Montana Debt Relief
20 MIN READ
Published April 08, 2023 | Updated May 04, 2023
In a Nutshell
While finding debt relief in Montana might seem daunting, we’re here to help make it easier with our complete guide below. We’ll cover the most effective forms of debt relief, the top types of debt that we see residents struggle with, as well as helpful financial assistance and hardship resources in the short term.
Based on our work helping thousands of happy customers get into debt relief programs specific to their needs, we understand how essential it is to understand the advantages and disadvantages of each debt relief option. After reading this article, our goal is to have you leave feeling much more confident in your ability to choose a relief option that suits your financial situation best. By addressing your debt, you can regain control of your finances and work towards a debt-free future.
Montana: Economic Picture
The big sky country is well known for its abundant natural mineral resources, diverse wildlife, natural beauty, and expansive rugged terrain. Additionally, the state is reliant on agriculture, with wheat leading in crop production. However, besides its richness in resources, the residents of Montana have been affected by debts leading to the need for a debt relief program.
The economy of Montana grew by 1.4% from 2021 to $59.3 billion, as the economy added more jobs and unemployment rates fell to 2.5%. The gross state product growth rate is 0.49% against the national 0.19%, showcasing that the economy in Montana outpaced the national economy.
The leading industry in the state is petroleum refining, with revenue of $15.1 billion, while the leading employment sector is healthcare and social assistance, with a growth rate of 2.1%.
How does debt relief work in Montana?
Getting debt relief in Montana involves taking steps to reduce or eliminate the amount of debt that you owe. This can be achieved through several key methods, including debt consolidation, bankruptcy, or settlement. Out of these options, the best ones work to reduce secured or unsecured debts by lowering high-interest loans, negotiating for better interest rates, extending monthly payments, cancelling portions of debt, or waiving late payment fees.
Debt and finance statistics specific to the state
Based on our research, the most impactful debt and finance statistics in Montana include the following;
- The average consumer debt in Montana increased by 5.1% to $98,843
- Montanans have an average credit card debt of $5,039, below the average American’s $5,589.
- Residents of Montana owe a monthly average auto loan debt of $547
- The monthly median mortgage cost is $1,538, while the median gross rent is $886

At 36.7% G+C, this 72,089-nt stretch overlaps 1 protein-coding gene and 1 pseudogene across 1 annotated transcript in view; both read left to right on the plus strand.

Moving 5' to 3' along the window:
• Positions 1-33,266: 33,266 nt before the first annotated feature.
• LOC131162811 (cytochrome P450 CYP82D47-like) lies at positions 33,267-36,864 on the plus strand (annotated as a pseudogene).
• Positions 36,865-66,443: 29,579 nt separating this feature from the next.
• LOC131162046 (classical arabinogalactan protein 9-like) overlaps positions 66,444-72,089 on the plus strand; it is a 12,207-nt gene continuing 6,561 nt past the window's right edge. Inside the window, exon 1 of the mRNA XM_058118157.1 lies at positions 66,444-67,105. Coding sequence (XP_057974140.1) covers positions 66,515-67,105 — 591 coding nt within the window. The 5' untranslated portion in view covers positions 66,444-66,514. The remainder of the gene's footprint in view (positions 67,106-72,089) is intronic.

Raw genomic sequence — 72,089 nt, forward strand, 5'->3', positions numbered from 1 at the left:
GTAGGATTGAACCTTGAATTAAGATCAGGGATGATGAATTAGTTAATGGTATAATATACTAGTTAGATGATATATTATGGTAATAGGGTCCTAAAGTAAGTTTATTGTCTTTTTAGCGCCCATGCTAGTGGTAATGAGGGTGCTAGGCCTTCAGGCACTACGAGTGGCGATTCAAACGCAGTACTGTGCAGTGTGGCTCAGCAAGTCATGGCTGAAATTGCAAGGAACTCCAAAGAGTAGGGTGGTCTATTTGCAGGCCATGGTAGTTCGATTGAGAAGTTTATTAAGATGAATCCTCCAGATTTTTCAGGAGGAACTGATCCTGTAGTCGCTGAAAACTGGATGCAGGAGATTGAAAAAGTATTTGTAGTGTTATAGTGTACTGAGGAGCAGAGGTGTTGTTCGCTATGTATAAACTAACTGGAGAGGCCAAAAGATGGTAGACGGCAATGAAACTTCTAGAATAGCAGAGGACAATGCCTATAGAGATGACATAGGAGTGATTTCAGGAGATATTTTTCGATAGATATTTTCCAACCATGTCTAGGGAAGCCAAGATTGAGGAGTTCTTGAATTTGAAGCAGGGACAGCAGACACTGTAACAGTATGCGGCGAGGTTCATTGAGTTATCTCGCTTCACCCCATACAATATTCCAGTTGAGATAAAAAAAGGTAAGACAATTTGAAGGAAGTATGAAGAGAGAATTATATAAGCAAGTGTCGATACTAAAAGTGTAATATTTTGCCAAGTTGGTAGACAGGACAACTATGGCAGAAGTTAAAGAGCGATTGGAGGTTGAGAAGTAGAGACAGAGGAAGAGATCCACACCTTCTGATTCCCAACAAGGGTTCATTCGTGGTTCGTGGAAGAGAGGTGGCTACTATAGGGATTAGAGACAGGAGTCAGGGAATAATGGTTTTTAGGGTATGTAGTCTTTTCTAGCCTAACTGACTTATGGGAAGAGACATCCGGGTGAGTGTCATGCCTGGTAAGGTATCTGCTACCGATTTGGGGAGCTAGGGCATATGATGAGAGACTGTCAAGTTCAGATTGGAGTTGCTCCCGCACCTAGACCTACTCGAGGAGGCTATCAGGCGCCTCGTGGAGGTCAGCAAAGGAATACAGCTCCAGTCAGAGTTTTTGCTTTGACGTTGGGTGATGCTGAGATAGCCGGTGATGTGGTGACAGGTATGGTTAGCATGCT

- The average student debt loan in the state of Montana is $33,149
- The total number of bankruptcy cases filed in 2022 was 591 from 654 in the previous year
- The unemployment rate in Montana declined to 2.5%, making it the 4th state with the lowest unemployment rate in America
- Residents of Montana have a personal income of $64,932, which is an increase from $61,495 in Q3 of 2021
- Montanans have an average credit score of 731, up from 730 in 2021
Average consumer debt
The average consumer debt in Montana increased by 5.1% to $98,843 from $94,008 due to the high cost of living and increased interest rates. This has made the cost of loans rise, therefore impacting consumer debt as spending increases.
Credit card debt
Montanans have an average credit card debt of $5,039, below the average American’s $5,589.
Although their credit card debt is below the national average, it has increased from $4,778 in 2021. This increase in credit card debt can be attributed to the high cost of living that consumers are grappling to maintain and the increased interest rates imposed by the federal gov.
Auto loan debt
Residents of Montana owe a monthly average auto loan debt of $547, which is lower than the national monthly average auto loan debt of $568. The average auto loan debt is $6,564. Although Montanans owe less than the average American, their auto loan debt has increased by 8.2% since 2017.
The pandemic and high demand for cars due to supply chain disruption are responsible for the increase in auto loan debt.
Most of the residents in Montana are homeowners, with the state enjoying a homeownership rate of 69.1%. The monthly median mortgage cost is $1,538, compared to the median gross rent of $886. Out of the total homeowners in the state, 55.4% of them make monthly mortgage payments resulting in mortgage debt.
The state has a median home value of $263,700, with Metropolitan areas like Missoula and Butte having median home values of $324,700 and $165,60,0 respectively. The financial insecurity created during the pandemic resulted in almost 25% of households with annual incomes below $25,000 falling behind on mortgage payments in the state resulting in the accumulation of mortgage debt, which further grew due to the rising interest rates on consumer debt.
Student loan debt
11.7% of Montana residents owe a total student loan debt of $4.2 billion. The average student debt loan in the state of Montana is $33,149, and the median is $28,727. 50.9% of the debtors are below 35 years, while 33.7% of the residents have attained a bachelor’s degree or higher.
In Q3 of 2022, household debt increased by 2.4% to $16.90 trillion. This led to the moderately high debt-to-income ratio in Montana to 1.772, as much of the resident’s income is going towards debt settlement.
Residents of Montana owe a median household debt of $107,312 since their median income is $60,560.